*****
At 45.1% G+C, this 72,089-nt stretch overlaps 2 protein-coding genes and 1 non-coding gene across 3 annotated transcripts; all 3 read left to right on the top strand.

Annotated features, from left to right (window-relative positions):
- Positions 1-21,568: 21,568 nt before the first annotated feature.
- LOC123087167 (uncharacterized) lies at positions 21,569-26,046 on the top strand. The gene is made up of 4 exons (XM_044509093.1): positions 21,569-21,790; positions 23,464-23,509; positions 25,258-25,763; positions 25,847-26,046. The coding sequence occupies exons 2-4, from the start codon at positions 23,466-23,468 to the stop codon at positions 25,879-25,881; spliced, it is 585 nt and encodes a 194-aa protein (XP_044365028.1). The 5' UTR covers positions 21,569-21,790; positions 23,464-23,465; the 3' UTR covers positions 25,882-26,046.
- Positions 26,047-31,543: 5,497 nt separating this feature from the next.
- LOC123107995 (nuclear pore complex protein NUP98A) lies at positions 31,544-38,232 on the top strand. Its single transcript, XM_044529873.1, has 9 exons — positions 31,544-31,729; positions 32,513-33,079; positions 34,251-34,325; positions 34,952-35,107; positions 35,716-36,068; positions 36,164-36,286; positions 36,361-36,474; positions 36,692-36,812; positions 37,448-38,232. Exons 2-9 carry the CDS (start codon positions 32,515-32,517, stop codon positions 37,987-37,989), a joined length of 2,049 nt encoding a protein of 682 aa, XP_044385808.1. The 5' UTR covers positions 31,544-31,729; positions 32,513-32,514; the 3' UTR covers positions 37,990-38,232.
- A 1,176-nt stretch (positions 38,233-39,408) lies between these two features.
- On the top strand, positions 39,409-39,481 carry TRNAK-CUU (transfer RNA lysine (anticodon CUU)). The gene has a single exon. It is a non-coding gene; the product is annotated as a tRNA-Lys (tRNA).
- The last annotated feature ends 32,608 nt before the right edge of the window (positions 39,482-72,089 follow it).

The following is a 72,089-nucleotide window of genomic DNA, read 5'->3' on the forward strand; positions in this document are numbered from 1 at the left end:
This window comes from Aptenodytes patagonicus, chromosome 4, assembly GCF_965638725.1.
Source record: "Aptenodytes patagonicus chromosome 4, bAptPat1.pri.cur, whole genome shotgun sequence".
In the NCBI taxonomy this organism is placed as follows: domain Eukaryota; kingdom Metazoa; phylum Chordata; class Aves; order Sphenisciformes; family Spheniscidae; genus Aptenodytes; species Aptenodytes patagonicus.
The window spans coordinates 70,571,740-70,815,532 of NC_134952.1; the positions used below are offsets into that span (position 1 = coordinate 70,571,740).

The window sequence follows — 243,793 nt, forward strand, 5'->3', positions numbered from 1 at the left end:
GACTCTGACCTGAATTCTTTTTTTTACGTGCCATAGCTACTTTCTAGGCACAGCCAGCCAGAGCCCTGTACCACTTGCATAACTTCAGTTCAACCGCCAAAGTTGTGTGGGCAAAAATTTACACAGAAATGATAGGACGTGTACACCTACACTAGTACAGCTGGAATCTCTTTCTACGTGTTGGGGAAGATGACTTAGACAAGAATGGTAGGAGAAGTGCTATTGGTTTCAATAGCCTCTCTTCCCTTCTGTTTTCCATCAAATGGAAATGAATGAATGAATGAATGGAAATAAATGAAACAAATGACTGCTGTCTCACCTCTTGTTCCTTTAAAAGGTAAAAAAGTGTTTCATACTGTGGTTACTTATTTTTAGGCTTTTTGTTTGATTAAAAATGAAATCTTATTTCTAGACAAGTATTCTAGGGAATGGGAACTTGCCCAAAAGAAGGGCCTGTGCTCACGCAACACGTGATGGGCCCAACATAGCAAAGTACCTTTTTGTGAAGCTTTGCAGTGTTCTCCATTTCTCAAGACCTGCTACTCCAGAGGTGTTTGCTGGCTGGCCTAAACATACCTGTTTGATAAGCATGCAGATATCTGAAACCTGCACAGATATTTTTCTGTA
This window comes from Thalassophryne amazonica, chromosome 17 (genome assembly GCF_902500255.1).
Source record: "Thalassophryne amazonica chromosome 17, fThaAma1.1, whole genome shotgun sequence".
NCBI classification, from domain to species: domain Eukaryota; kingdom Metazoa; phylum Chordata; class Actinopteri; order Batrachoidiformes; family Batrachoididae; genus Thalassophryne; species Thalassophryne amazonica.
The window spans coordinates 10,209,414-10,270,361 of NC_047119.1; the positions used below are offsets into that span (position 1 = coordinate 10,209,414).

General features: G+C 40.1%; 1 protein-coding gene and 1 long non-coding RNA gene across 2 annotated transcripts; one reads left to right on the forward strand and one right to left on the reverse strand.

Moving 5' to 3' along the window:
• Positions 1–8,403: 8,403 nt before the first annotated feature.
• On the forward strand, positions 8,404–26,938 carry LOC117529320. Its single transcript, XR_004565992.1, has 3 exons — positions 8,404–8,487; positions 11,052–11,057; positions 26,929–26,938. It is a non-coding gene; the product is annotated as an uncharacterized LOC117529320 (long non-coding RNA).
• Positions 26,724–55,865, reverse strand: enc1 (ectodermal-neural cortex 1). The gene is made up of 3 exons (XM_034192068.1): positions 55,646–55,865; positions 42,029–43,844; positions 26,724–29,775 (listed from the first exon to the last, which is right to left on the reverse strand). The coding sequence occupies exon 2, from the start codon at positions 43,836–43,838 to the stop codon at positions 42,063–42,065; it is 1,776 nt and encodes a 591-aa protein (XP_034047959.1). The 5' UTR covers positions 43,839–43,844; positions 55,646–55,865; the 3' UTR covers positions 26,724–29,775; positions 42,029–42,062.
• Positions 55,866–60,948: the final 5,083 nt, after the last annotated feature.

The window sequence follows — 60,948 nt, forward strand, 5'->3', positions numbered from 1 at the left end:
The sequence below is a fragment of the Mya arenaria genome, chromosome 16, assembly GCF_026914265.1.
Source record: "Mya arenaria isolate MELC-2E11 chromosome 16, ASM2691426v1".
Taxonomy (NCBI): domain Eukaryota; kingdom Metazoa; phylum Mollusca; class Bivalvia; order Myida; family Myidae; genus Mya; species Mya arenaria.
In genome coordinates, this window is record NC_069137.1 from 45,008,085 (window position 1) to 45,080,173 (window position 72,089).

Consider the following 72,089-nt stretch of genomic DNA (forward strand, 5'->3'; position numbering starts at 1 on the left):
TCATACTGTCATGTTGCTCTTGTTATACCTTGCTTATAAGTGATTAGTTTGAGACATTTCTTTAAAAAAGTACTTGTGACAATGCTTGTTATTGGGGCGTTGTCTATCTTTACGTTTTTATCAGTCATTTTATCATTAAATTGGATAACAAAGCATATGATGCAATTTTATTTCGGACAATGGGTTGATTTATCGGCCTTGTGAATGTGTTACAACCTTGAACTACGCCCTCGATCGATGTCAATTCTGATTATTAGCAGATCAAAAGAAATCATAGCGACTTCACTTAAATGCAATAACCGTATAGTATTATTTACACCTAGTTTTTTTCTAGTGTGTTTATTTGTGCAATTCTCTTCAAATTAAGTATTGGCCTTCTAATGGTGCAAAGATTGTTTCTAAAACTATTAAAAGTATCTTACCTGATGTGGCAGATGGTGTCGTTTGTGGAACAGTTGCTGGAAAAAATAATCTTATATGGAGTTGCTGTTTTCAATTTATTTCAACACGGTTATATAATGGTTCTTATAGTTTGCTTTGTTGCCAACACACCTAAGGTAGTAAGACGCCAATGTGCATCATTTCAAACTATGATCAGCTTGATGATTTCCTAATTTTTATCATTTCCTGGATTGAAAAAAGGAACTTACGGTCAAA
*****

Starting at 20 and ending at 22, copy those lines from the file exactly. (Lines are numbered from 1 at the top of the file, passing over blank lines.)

The window spans coordinates 10,209,414-10,270,361 of NC_047119.1; the positions used below are offsets into that span (position 1 = coordinate 10,209,414).

General features: G+C 40.1%; 1 protein-coding gene and 1 long non-coding RNA gene across 2 annotated transcripts; one reads left to right on the forward strand and one right to left on the reverse strand.

Moving 5' to 3' along the window: